When 6 p.m. arrives on June 30, officially opening the floodgates on free agency, the Knicks remain hopeful that the huge pile of salary-cap dollars they can wave will entice the top players to consider becoming part of their rebuilding plan.
And that’s no small feat, convincing a star with his choice of suitors to head into the pressure cooker that is Madison Square Garden and join a team that hasn’t won a championship since before he was born. Actually, before his parents were born.
After the Knicks shambled through a 17-65 season and traded their best player, Kristaps Porzingis, with this free-agent market as the prize at the end of it, reality has set in — on both sides.
The Knicks still will make their pitch and believe they have a shot at the top free agents — Kevin Durant, Kawhi Leonard and Kyrie Irving. But Irving seems to be leaning toward Brooklyn and Leonard is expected to choose between his two favored locales, Toronto and the Los Angeles Clippers.
That leaves Durant, who presents a difficult decision for both the Knicks and Durant himself.
With a ruptured Achilles tendon, he will miss the entire 2019-20 season, and that is just the beginning of the problem.
Durant was the prize of free agency and was believed to be bound for the Knicks, a notion that NBA team executives throughout the league voiced as a near certainty with tales of how he was unhappy with Golden State and how agent/business partner Rich Kleiman was a Knicks fan who would trade Durant’s legacy for a spot in the front office of the team he grew up cheering for.
Then Durant suffered a strained calf muscle in the playoffs, made what seemed like a heroic comeback in the Finals and fell victim to a devastating injury that makes everything uncertain again.
If Durant makes the decision to opt out of the final year of his deal with Golden State, the choice for him seems simple: Sign a max contract with the Warriors — five years and $221 million — rehabilitate and then step back into a team with the talent to support his recovery and ease him into the Hall of Fame.
After a foot injury early in his career, he came back to become the best offensive player in the game, left Oklahoma City to the full-throated anger of his critics to join the powerful Warriors and now must concede the reality that nothing is certain. Will he ever be the same player, the unstoppable offensive machine and a drastically improved defensive player? It’s impossible to say.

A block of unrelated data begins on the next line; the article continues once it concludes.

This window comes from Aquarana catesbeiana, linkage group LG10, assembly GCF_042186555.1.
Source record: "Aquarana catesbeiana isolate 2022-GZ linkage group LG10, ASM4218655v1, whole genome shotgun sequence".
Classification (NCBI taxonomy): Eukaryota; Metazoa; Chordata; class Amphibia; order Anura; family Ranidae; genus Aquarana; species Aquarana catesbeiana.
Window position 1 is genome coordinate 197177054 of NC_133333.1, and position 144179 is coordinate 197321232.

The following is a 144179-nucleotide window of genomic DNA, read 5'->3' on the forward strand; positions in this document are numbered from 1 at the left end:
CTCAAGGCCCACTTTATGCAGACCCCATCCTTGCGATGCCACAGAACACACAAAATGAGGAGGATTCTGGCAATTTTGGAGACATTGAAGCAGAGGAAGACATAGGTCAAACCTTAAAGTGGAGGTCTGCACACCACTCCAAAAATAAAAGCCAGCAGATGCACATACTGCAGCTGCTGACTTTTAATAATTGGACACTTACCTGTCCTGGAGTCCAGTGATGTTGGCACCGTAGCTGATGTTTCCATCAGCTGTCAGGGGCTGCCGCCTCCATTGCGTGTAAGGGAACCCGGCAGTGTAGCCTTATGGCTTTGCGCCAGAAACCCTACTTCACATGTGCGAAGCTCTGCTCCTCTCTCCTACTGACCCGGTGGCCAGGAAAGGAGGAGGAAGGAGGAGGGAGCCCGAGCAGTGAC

And for that reason, the caution flag must rise for the teams that are courting him — still courting him — in free agency.
The Warriors can get five years of Durant. The rest of the teams can max out at four years.
So for that four years and $164 million, the Knicks would have him sit out the upcoming season. The second year certainly would be a recovery season, with talk of load management and rust in his game. The fourth year would be played at 35 years old, the sort of season most teams offering these deals consider the price of doing business, a season in which you wonder why you paid all that money and exactly when that deal will be off the books.
So maybe year three is worth it, a year when the Knicks' young players are ready to contend and it all comes together.
Honestly, for the Knicks, who have been the worst team in basketball over the last 20 years, one year for $164 million might feel like a bargain if that year ended in a championship. But it is a question that they must ask themselves: Just how much is that star worth if it comes wrapped in bandages?
The Knicks are willing to go all in to recruit a shortlist of stars, a list that maybe ends with these three. If they can’t get whom they want and if they can’t stomach the risk, they won’t give that money they have squirreled away to a second- or third- tier free agent. There will be no four-year max deal for the players a level below these franchise-changing players.
“I think we're asking them to continue to be patient,” Knicks president Steve Mills said Friday at the news conference to introduce their draft picks, RJ Barrett and Ignas Brazdeikis. “We laid out a plan when Scott [Perry] came on board and then David [Fizdale] joined us, that we were going to build this team the right way. We’re going to draft well and we're going to be diligent about how we make this team and not take any shortcuts and follow a path.''
When the Knicks considered drafting Barrett, there was no need to recruit, but Mills didn't stop at interviewing him as part of his visit to the team. He hosted him at a dinner and a night at his apartment, with Barrett's agent and Mills’ wife joining them.
“I think it’s important people understand how much time we spent with RJ,” Mills said. “We spent a lot of time when we were in Chicago [after the Draft Lottery]. We had a chance to meet with his dad. He came and spent two and a half days. Scott and I took him out to dinner twice.
“He came to my apartment to watch the NBA Finals together. We spent a lot of time getting to know each other and understanding that he had the things that we were looking for. But I think we had the things he was looking for. So we spent a lot of time getting to know each other. We knew him as a basketball player. We were looking into who he was as a person and as a competitor. So that was important to us.”
Barrett came to Duke as the top-rated prospect in the incoming class, but he was surpassed by Blue Devils teammate Zion Williamson, who was the No. 1 pick in the NBA Draft.
So the next prize for one of them is Rookie of the Year, and the two former teammates and good friends will be among the favorites for it.
“I’m not going to say that I don’t want it,” Barrett said. “I’m definitely going for Rookie of the Year for sure. It’s going to be a battle. But I’m confident enough that I can get it.”